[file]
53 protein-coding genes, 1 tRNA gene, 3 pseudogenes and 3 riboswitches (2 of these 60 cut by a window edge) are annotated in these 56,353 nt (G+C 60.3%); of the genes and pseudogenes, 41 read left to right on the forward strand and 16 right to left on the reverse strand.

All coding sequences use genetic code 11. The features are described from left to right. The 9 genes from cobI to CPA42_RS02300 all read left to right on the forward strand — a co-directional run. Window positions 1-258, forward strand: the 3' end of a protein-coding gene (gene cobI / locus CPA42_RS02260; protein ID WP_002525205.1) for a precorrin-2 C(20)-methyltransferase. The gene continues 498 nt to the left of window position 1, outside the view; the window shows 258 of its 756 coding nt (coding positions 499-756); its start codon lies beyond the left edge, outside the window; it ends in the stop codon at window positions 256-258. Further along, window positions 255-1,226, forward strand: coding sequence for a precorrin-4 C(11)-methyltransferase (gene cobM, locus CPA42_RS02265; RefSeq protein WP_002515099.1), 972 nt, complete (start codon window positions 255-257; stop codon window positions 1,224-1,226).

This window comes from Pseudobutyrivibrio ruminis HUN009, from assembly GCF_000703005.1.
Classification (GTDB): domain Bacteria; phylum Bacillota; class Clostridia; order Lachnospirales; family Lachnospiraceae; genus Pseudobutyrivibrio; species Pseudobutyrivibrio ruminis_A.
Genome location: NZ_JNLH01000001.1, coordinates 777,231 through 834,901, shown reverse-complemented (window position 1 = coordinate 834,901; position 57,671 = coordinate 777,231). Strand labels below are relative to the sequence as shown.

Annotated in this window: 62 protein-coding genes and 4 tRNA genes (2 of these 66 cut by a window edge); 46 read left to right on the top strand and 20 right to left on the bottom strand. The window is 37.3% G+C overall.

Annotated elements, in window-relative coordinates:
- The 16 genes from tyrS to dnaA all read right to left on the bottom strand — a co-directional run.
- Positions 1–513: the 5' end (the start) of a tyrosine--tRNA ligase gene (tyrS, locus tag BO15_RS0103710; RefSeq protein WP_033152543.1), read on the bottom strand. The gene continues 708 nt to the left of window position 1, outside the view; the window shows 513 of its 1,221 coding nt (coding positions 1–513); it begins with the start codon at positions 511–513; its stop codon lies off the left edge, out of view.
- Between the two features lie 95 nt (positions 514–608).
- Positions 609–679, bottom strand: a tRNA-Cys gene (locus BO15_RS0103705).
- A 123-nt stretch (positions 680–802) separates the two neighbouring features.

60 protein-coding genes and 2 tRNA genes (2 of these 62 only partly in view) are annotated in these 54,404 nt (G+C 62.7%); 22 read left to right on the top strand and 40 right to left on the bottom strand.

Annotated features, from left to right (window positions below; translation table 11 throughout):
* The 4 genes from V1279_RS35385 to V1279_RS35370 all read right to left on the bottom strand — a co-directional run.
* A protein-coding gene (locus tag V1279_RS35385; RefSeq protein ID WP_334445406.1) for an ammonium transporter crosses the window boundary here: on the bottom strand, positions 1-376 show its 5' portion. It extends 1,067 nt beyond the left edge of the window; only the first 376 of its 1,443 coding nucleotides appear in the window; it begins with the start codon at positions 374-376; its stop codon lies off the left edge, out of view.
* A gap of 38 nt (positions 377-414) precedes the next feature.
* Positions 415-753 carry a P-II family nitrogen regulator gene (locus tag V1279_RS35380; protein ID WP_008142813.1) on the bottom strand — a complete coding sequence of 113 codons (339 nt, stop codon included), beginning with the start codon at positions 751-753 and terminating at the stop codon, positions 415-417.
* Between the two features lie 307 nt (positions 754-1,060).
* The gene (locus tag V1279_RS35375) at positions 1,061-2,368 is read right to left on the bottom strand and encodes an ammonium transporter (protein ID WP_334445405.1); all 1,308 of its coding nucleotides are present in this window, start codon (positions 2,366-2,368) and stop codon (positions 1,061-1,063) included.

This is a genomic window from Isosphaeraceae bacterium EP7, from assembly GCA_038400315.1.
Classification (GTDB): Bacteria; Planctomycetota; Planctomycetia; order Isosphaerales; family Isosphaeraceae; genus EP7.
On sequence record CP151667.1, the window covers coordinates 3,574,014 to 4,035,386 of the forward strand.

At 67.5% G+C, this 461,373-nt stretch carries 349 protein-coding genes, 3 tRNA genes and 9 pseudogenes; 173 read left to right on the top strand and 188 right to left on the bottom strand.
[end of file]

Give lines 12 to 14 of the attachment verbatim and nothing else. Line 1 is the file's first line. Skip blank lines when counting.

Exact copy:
- A 123-nt stretch (positions 680–802) separates the two neighbouring features.

60 protein-coding genes and 2 tRNA genes (2 of these 62 only partly in view) are annotated in these 54,404 nt (G+C 62.7%); 22 read left to right on the top strand and 40 right to left on the bottom strand.

Annotated features, from left to right (window positions below; translation table 11 throughout):